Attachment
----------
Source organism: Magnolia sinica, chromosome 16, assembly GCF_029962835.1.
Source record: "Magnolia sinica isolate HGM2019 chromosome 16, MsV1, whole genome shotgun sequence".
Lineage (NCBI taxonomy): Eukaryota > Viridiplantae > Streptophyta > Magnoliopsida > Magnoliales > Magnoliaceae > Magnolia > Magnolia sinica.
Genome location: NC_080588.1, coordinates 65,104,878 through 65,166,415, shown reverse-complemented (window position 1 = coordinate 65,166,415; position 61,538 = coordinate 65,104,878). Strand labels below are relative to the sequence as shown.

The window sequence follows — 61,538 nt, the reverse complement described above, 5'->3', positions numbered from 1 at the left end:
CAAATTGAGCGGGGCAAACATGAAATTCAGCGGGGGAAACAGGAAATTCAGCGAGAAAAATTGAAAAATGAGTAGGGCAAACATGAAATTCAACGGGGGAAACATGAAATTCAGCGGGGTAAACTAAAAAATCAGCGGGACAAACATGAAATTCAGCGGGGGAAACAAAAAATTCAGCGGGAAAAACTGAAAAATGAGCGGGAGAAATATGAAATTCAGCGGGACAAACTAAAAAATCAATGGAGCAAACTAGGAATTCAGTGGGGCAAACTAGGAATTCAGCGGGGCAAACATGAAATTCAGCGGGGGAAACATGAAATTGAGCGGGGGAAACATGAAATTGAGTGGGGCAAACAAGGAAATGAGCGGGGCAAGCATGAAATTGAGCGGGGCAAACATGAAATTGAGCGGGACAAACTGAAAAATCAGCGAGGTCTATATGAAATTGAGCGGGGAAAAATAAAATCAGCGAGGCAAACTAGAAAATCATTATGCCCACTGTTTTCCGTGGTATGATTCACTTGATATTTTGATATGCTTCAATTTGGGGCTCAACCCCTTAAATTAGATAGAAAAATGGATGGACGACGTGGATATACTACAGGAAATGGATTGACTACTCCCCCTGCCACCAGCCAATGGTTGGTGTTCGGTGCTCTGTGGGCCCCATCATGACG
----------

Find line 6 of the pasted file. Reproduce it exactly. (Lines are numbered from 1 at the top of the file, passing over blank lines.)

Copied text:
CAAATTGAGCGGGGCAAACATGAAATTCAGCGGGGGAAACAGGAAATTCAGCGAGAAAAATTGAAAAATGAGTAGGGCAAACATGAAATTCAACGGGGGAAACATGAAATTCAGCGGGGTAAACTAAAAAATCAGCGGGACAAACATGAAATTCAGCGGGGGAAACAAAAAATTCAGCGGGAAAAACTGAAAAATGAGCGGGAGAAATATGAAATTCAGCGGGACAAACTAAAAAATCAATGGAGCAAACTAGGAATTCAGTGGGGCAAACTAGGAATTCAGCGGGGCAAACATGAAATTCAGCGGGGGAAACATGAAATTGAGCGGGGGAAACATGAAATTGAGTGGGGCAAACAAGGAAATGAGCGGGGCAAGCATGAAATTGAGCGGGGCAAACATGAAATTGAGCGGGACAAACTGAAAAATCAGCGAGGTCTATATGAAATTGAGCGGGGAAAAATAAAATCAGCGAGGCAAACTAGAAAATCATTATGCCCACTGTTTTCCGTGGTATGATTCACTTGATATTTTGATATGCTTCAATTTGGGGCTCAACCCCTTAAATTAGATAGAAAAATGGATGGACGACGTGGATATACTACAGGAAATGGATTGACTACTCCCCCTGCCACCAGCCAATGGTTGGTGTTCGGTGCTCTGTGGGCCCCATCATGACG